— Brent Bynum, a Philadelphia man who learned, after purchasing a copy of Mavis Beacon Teaches Typing, that Beacon is not a real person but a composite person whose face is a model's and whose name is partly stolen from Mavis Staples. Of note: The cover model had three-inch fingernails at the time of her 1986 cover shot, which seems like a bad choice if you're a typist.
"I thought I read somewhere that she had won a big typing contest, or that she ran a school, or something. There really is no Mavis? I can't believe it."
The tutor who became a multi-millionaire edutainment innovator because she went to the wrong restaurant
As you can guess by that statement, the goal of entertaining was always secondary to education at Davidson and Associates. And while lots of kids have good memories of Math Blaster and other games of the edutainment era, it's a game that receives a surprising amount of retrospective criticism from developers today.In fact, there's a surprising nickname for games of its ilk: "chocolate covered broccoli."
People always ask us why, when we sold Davidson & Associates, our educational software company, and entered the world of philanthropy, we chose to work with gifted children. Our reply is that we have always wanted to help children become successful learners. Even before founding Davidson & Associates, Jan taught English at the college level and tutored children of all ages. Bob's ideas for our math and reading software helped thousands of students discover that learning can be as much fun as playing video games. We want all children to have these "Aha' moments. So we searched for the population that traditional schools serve least, the population that is least likely to learn and achieve to its potential. We believe that highly gifted students are that population.
"Whereas in the 1980s Nintendo released an average of one or two new Mario titles a year, the 1990s saw a flood of ill-conceived Mario spin-offs, such as Mario Teaches Typing, Mario's Game Gallery, and Mario's Time Machine. Although some of the worst titles were produced under license by third party developers, such as Philips and Interplay, the onslaught of mediocre Mario games nearly destroyed Nintendo's most valuable franchise."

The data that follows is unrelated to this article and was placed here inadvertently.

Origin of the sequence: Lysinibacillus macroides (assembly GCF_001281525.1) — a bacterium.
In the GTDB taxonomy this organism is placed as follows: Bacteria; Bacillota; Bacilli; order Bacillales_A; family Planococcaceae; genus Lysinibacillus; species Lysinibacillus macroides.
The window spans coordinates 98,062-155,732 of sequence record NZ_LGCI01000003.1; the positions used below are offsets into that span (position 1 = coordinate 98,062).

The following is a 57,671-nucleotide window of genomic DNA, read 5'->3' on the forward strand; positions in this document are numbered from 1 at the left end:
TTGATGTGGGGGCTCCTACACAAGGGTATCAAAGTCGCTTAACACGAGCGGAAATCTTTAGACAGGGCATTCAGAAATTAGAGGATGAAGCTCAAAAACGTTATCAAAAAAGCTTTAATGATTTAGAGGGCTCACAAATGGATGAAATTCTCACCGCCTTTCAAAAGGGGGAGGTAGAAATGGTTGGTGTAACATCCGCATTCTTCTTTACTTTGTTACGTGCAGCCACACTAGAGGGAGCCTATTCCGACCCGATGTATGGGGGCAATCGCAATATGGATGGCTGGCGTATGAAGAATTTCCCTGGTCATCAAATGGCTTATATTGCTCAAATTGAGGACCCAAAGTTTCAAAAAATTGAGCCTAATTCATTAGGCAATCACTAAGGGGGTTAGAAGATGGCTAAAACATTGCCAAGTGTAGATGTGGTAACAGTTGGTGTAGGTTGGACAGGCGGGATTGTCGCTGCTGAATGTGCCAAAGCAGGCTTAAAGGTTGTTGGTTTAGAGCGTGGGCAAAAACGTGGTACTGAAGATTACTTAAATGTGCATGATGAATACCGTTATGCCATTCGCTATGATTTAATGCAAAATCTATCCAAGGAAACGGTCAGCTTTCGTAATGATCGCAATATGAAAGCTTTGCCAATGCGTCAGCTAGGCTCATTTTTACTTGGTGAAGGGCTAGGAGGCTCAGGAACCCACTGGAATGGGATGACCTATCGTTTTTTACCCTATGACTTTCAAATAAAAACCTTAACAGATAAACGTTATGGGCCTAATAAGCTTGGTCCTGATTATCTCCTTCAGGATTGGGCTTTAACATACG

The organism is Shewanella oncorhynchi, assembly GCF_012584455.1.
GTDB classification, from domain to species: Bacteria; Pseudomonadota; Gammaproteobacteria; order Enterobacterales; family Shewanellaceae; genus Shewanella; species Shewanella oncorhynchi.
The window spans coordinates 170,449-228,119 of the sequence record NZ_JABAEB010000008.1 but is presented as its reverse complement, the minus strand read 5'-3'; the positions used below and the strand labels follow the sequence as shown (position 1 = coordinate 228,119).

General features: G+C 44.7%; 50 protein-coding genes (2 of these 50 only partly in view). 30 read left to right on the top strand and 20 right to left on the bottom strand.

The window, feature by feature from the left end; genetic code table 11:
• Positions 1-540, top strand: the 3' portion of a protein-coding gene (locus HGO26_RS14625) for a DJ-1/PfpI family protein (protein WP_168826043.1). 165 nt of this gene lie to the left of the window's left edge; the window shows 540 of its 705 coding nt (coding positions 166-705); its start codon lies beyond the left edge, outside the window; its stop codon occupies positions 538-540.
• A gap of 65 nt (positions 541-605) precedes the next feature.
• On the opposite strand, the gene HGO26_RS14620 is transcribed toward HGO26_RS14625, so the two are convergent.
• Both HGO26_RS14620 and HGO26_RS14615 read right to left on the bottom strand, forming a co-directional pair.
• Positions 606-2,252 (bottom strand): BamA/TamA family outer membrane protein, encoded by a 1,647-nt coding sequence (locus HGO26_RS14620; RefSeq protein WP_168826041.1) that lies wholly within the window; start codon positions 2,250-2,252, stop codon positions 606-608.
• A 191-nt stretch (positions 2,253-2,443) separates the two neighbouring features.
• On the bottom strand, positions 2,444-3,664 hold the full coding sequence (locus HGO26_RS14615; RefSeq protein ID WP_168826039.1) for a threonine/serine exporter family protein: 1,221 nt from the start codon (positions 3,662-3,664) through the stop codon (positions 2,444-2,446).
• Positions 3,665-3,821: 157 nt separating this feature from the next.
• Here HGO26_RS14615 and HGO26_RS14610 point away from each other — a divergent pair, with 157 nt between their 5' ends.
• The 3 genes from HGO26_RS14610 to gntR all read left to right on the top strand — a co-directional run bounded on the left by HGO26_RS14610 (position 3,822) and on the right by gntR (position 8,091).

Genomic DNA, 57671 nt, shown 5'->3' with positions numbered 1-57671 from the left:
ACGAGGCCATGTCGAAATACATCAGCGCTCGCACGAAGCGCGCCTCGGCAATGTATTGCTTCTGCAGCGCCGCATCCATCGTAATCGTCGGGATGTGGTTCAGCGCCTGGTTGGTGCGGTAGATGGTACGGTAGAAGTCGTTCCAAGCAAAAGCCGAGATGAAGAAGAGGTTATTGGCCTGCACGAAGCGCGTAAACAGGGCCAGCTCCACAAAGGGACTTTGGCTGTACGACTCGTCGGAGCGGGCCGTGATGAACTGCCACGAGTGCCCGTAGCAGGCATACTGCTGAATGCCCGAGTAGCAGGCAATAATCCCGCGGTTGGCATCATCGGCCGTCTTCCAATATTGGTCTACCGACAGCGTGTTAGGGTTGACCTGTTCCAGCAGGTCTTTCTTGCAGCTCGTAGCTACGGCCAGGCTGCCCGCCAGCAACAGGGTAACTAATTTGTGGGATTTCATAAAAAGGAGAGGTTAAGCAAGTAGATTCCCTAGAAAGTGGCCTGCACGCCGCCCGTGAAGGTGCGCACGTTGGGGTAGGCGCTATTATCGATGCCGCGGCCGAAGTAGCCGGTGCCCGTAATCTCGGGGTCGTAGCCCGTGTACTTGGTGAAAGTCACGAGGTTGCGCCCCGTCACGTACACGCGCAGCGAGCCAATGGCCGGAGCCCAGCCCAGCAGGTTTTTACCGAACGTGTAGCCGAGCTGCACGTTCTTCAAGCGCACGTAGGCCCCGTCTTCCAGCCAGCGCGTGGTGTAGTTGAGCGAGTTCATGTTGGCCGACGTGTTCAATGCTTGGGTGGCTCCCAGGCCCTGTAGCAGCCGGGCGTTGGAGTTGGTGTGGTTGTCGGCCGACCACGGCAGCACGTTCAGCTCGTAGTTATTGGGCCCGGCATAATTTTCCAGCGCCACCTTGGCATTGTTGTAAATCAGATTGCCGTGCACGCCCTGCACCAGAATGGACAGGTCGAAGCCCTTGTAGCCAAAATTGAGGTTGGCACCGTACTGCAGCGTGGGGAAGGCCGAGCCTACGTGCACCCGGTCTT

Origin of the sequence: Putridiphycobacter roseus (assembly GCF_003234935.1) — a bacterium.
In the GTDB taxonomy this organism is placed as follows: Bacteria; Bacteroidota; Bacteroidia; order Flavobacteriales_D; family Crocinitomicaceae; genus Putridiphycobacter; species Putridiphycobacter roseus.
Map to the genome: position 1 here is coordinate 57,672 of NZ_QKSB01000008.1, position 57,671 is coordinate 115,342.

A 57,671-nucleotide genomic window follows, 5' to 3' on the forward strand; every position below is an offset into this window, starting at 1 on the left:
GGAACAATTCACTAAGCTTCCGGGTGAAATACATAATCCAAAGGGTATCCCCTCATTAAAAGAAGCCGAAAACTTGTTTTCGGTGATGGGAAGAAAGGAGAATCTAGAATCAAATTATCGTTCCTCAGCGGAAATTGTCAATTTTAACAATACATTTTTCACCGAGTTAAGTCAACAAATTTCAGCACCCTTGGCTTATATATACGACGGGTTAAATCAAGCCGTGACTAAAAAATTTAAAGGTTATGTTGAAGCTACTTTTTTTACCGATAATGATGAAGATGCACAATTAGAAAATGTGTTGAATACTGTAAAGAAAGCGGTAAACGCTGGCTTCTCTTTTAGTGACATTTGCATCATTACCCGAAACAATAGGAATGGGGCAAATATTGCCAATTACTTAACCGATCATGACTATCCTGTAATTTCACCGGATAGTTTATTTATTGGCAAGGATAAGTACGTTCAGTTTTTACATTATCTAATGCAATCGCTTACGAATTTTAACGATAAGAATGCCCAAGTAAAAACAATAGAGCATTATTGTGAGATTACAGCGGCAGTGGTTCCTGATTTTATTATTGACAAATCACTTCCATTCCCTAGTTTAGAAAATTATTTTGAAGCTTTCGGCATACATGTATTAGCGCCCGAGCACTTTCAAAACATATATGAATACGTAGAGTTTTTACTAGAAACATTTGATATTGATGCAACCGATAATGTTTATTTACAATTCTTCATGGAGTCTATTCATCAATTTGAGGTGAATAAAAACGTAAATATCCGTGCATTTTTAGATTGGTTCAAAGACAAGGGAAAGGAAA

"Chocolate-covered broccoli": An evocative term that has come to define the edutainment era
The subject of edutainment is a common one for mockery. Blizzard Entertainment—which, remember, was purchased by an edutainment giant in 1993 and likely owes much of its early success to the additional distribution gained from that move—once created an April Fool's parody called Blizzard Kidzz that mocked games like The Oregon Trail and Mario Teaches Typing. (A bit unfair, but funny!)But just because the games of the era were kind of terrible doesn't mean that's the upper limit for edutainment. It makes sense that educators have recently found more luck with introducing Minecraft to the classroom than Math Blaster. Often, the best education isn't deliberate.That lesson was hard to find two decades ago, when Mattel found it had purchased a lemon from Shark Tank loud guy Kevin O'Leary with The Learning Company. Mattel spent $3.6 billion on the business, only to sell it off a couple years later for basically nothing. Not even the fact that The Print Shop was part of the purchase could save the deal.It worked out for O'Leary, who is dabbling in Canadian politics these days, but the edutainment space never really recovered.In comments to EdSurge, Lee Banville of Games and Learning noted that The Learning Company's failure shows the complexity of the problem."The Learning Company showed that mixing games with education is a powerful tool, but it also showed how difficult it is to grow that business and diversify and evolve," Banville said.The Learning Company deserves more credit than it's getting in the modern day, and so, too, does Jan Davidson, who uncovered a genuinely important trend with Math Blaster.But, to be clear, you can't just put Mario on a boring game and hope that kids learn something in the process. Considering how sophisticated games are getting these days, that's not good enough.And you can't do that hundreds of times over with little variation and hope that it sticks—which is what the edutainment market felt like in the 90s.Kids are way smarter than that.